Dozens of House Democrats are likely to vote against the fiscal 2018 omnibus spending bill if the final deal, which leaders hope to announce Wednesday afternoon, does not include a commitment to address the Deferred Action for Childhood Arrivals program.
House Democrats have been frustrated for months by Republicans’ refusal to allow a floor vote on legislation to protect so called-Dreamers — DACA recipients and other young undocumented immigrants who were brought to the U.S. as children. They’ve voted against several stopgap spending bills because of congressional inaction to provide a permanent replacement for DACA, which President Donald Trump tried to end effective March 5 but federal court rulings have kept alive.
More than half of the Democratic Caucus voted against the most recent continuing resolution, which is set to expire midnight Friday, that carried a budget deal setting topline spending levels for fiscal 2018 and 2019, among other things, because DACA remained unresolved.
“Certainly we’re in a similar situation, yes,” House Minority Whip Steny H. Hoyer said Wednesday of the omnibus.
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While Hoyer made clear that the caucus has not yet determined whether it will support the omnibus — and will not do so until it is finalized and released — he also noted the growing frustration he and many members are feeling in response to congressional inaction on DACA.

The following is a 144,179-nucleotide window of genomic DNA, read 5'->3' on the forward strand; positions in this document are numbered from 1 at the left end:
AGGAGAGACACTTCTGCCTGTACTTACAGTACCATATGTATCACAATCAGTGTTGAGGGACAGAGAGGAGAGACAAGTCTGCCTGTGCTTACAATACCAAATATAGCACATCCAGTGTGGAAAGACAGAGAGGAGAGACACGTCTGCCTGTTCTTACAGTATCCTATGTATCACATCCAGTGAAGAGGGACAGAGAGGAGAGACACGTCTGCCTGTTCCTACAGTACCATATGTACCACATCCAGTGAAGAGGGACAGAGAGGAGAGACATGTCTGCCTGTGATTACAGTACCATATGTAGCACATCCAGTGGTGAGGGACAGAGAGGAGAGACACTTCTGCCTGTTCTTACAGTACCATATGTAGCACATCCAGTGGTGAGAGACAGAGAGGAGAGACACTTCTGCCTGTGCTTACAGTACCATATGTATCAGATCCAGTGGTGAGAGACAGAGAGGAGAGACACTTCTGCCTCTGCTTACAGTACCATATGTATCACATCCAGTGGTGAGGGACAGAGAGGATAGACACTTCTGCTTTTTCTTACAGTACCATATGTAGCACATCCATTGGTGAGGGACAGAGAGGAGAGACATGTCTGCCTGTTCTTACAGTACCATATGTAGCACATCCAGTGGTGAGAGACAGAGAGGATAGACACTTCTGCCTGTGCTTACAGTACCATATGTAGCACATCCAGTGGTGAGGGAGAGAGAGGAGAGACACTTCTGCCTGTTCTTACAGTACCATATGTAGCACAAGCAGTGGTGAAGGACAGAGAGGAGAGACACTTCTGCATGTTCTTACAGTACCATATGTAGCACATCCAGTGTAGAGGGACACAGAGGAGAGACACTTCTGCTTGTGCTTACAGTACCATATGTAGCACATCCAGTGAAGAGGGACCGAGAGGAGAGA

“We believe this is a very, very critical issue to be resolved,” he said. “None of us want to shut down government.”
House Minority Leader Nancy Pelosi briefed the caucus Wednesday morning on some aspects of the omnibus that appropriators and leaders had agreed to before she went off to meet with Speaker Paul D. Ryan and their Senate counterparts to negotiate unresolved issues.
Pelosi emerged from the leadership meeting predicting the deal they were working to finalize would be something that Democrats could “comfortably support.” She declined to provide specifics.
During the caucus meeting, members had expressed their concerns about voting for an omnibus without a path forward on DACA.
“For a lot of us … we need some kind of commitment on immigration, to do something meaningful,” Rep. Dan Kildee said. “It’s pretty difficult to keep hearing, ‘We’re going to take this up, we’re going to take this up,’ and we never do.”
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While it’s still unclear if Republicans have yielded any ground to Democrats on the DACA issues, aides have confirmed that Democrats have agreed to border security funds Republicans were seeking.
Specifically, the omnibus will include $1.57 billion for fencing and new technologies to secure the southern border. The language is consistent with the border security measures authorized by the Secure Fence Act of 2006, Pelosi spokesman Drew Hammill said.